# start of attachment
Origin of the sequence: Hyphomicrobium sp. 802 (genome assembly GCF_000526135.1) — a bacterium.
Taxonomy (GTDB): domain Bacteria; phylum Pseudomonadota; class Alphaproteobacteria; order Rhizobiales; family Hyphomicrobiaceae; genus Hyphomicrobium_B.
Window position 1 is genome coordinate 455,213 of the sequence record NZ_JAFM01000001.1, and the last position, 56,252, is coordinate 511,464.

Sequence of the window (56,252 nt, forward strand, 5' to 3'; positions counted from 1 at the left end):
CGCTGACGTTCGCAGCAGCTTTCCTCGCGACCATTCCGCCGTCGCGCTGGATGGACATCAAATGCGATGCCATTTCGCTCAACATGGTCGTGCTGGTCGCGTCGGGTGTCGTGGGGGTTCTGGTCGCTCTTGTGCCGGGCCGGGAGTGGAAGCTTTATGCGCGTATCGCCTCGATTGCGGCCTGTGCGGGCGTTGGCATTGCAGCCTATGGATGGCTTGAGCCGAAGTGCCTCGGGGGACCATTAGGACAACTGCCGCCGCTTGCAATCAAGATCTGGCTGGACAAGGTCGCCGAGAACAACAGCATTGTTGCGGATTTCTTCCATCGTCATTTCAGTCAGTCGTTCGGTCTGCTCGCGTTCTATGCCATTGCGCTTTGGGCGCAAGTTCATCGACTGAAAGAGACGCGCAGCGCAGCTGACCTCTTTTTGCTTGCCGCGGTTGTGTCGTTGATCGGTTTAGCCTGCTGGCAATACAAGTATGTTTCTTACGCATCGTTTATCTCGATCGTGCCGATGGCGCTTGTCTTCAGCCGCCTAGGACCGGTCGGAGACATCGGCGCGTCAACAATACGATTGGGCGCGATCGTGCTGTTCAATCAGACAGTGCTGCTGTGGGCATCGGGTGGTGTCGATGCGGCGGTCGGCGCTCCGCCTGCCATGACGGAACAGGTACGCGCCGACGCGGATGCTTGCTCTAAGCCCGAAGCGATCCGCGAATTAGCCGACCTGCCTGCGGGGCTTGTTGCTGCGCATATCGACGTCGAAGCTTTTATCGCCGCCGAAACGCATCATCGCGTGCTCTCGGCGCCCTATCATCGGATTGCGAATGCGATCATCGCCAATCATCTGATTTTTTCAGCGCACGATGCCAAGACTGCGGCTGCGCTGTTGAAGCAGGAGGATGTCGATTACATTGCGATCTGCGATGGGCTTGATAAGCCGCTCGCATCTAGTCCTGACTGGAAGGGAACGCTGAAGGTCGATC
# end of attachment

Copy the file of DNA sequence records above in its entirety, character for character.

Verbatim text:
Origin of the sequence: Hyphomicrobium sp. 802 (genome assembly GCF_000526135.1) — a bacterium.
Taxonomy (GTDB): domain Bacteria; phylum Pseudomonadota; class Alphaproteobacteria; order Rhizobiales; family Hyphomicrobiaceae; genus Hyphomicrobium_B.
Window position 1 is genome coordinate 455,213 of the sequence record NZ_JAFM01000001.1, and the last position, 56,252, is coordinate 511,464.

Sequence of the window (56,252 nt, forward strand, 5' to 3'; positions counted from 1 at the left end):
CGCTGACGTTCGCAGCAGCTTTCCTCGCGACCATTCCGCCGTCGCGCTGGATGGACATCAAATGCGATGCCATTTCGCTCAACATGGTCGTGCTGGTCGCGTCGGGTGTCGTGGGGGTTCTGGTCGCTCTTGTGCCGGGCCGGGAGTGGAAGCTTTATGCGCGTATCGCCTCGATTGCGGCCTGTGCGGGCGTTGGCATTGCAGCCTATGGATGGCTTGAGCCGAAGTGCCTCGGGGGACCATTAGGACAACTGCCGCCGCTTGCAATCAAGATCTGGCTGGACAAGGTCGCCGAGAACAACAGCATTGTTGCGGATTTCTTCCATCGTCATTTCAGTCAGTCGTTCGGTCTGCTCGCGTTCTATGCCATTGCGCTTTGGGCGCAAGTTCATCGACTGAAAGAGACGCGCAGCGCAGCTGACCTCTTTTTGCTTGCCGCGGTTGTGTCGTTGATCGGTTTAGCCTGCTGGCAATACAAGTATGTTTCTTACGCATCGTTTATCTCGATCGTGCCGATGGCGCTTGTCTTCAGCCGCCTAGGACCGGTCGGAGACATCGGCGCGTCAACAATACGATTGGGCGCGATCGTGCTGTTCAATCAGACAGTGCTGCTGTGGGCATCGGGTGGTGTCGATGCGGCGGTCGGCGCTCCGCCTGCCATGACGGAACAGGTACGCGCCGACGCGGATGCTTGCTCTAAGCCCGAAGCGATCCGCGAATTAGCCGACCTGCCTGCGGGGCTTGTTGCTGCGCATATCGACGTCGAAGCTTTTATCGCCGCCGAAACGCATCATCGCGTGCTCTCGGCGCCCTATCATCGGATTGCGAATGCGATCATCGCCAATCATCTGATTTTTTCAGCGCACGATGCCAAGACTGCGGCTGCGCTGTTGAAGCAGGAGGATGTCGATTACATTGCGATCTGCGATGGGCTTGATAAGCCGCTCGCATCTAGTCCTGACTGGAAGGGAACGCTGAAGGTCGATC